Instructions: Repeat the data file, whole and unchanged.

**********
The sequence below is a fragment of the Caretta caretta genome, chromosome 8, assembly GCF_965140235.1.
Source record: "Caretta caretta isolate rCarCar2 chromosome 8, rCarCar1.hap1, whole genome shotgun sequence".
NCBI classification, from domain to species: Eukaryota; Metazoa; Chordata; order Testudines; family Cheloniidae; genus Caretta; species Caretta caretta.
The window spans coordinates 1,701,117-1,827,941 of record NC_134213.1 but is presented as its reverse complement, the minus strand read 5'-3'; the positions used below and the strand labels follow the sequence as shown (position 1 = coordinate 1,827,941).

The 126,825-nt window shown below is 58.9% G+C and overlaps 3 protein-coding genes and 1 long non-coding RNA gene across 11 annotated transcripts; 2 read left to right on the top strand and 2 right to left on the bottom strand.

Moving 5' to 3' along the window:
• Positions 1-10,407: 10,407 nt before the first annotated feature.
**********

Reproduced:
The sequence below is a fragment of the Caretta caretta genome, chromosome 8, assembly GCF_965140235.1.
Source record: "Caretta caretta isolate rCarCar2 chromosome 8, rCarCar1.hap1, whole genome shotgun sequence".
NCBI classification, from domain to species: Eukaryota; Metazoa; Chordata; order Testudines; family Cheloniidae; genus Caretta; species Caretta caretta.
The window spans coordinates 1,701,117-1,827,941 of record NC_134213.1 but is presented as its reverse complement, the minus strand read 5'-3'; the positions used below and the strand labels follow the sequence as shown (position 1 = coordinate 1,827,941).

The 126,825-nt window shown below is 58.9% G+C and overlaps 3 protein-coding genes and 1 long non-coding RNA gene across 11 annotated transcripts; 2 read left to right on the top strand and 2 right to left on the bottom strand.

Moving 5' to 3' along the window:
• Positions 1-10,407: 10,407 nt before the first annotated feature.